In 2015, Minnesota adopted the new Uniform Voidable Transactions Act, which was recommended by the National Conference of Commissioners on Uniform State Laws. The new law replaces the Uniform Fraudulent Transfers Act, which dates back to 1987. Before 1987, the Uniform Fraudulent Conveyances Act was the law in Minnesota. The history of laws on fraudulent transfers, now voidable transactions, date back to the Uniform Fraudulent Conveyances Act adopted by the National Conference of Commissioners on Uniform State Laws in 1918.
What has changed with the adoption of the new Act? The answers can be not much or quite a lot. The basic idea that a person or company cannot sell or transfer their assets for no value, or less than reasonably equivalent value, and then claim poverty for existing creditors remains the same. The basic idea that transfers made with actual intent to defraud creditors can be set aside also remains in place. Actual intent is one theory that can be used to set aside a transfer, but it is not the only theory. Actual intent can be proved by looking at the “badges of fraud” that include transfers to family members or insiders, concealment and insolvency.
The fundamental change with the adoption of the new law is to clarify that a transaction that can be set aside as a voidable transaction is not a “tort” claim and is not equivalent to common law fraud. Fraud is not — and never has been — a necessary element of a claim for relief under the old or the new law. Proof of fraud is not required for a court to void a transaction under the law. Thus, “fraud” in the title of the prior law was really a misnomer that led to confusion in the courts. The new Act eliminates that confusion and clarifies that the Act is intended to provide a statutory remedy to some creditors, if the required elements of the statute are established.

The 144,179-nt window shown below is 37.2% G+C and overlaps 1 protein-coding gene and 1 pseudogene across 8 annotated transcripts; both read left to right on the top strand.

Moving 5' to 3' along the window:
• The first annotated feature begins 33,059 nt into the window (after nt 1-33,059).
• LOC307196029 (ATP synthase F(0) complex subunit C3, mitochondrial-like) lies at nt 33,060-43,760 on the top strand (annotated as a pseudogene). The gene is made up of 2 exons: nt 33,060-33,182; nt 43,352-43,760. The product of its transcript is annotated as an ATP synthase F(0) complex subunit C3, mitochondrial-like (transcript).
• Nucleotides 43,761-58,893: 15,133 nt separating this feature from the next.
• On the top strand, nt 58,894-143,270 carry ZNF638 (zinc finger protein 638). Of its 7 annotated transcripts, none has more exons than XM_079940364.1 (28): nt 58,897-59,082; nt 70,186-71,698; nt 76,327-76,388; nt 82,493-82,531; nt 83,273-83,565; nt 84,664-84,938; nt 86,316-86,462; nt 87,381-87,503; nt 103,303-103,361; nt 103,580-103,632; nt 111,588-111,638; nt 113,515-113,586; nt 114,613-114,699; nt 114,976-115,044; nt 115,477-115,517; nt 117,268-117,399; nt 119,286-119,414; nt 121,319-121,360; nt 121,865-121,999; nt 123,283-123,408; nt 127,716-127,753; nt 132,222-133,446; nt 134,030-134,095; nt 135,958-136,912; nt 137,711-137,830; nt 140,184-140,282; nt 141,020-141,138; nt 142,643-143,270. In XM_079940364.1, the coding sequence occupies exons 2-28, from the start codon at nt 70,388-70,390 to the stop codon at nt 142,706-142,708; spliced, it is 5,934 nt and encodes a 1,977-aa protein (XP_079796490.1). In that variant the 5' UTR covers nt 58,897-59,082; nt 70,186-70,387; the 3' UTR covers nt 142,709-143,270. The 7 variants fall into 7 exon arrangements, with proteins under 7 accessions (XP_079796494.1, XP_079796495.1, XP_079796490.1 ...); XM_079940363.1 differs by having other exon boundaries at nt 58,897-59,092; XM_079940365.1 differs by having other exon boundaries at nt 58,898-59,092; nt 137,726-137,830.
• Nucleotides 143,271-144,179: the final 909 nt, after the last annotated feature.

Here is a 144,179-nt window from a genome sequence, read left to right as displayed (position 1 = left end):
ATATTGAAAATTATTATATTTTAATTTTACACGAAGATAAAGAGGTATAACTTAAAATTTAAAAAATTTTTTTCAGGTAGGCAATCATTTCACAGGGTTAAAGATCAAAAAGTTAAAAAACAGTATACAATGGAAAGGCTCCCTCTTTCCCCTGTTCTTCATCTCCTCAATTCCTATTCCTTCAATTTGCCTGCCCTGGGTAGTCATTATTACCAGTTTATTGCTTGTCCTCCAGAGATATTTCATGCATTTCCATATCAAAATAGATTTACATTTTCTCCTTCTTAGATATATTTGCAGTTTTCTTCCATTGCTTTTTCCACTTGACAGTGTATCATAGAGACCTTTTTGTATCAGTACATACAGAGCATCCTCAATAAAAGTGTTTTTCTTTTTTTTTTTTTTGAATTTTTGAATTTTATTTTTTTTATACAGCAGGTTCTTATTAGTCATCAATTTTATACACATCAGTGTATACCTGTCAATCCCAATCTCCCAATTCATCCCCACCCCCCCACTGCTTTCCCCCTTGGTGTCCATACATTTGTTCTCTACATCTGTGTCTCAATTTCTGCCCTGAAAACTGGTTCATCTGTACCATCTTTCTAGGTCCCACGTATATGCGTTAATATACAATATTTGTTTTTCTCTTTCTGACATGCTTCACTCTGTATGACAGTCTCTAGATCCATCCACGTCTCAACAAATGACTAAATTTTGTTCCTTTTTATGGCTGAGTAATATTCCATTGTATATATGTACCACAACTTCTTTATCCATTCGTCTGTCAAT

In Finn v. Alliance Bank, et. al. (February 2015) the Minnesota Supreme Court addressed fraudulent transfers under the old law and in the context of Ponzi schemes. The Court determined there was not a presumption of a fraudulent transfer in a Ponzi scheme, but stated that courts should look at transfers on an asset-by-asset and transfer-by-transfer basis. A careful review of Minnesota’s new voidable transactions law, and understanding of the ideas and concepts embedded in the law, is important for attorneys when they are reviewing and analyzing possible voidable transactions.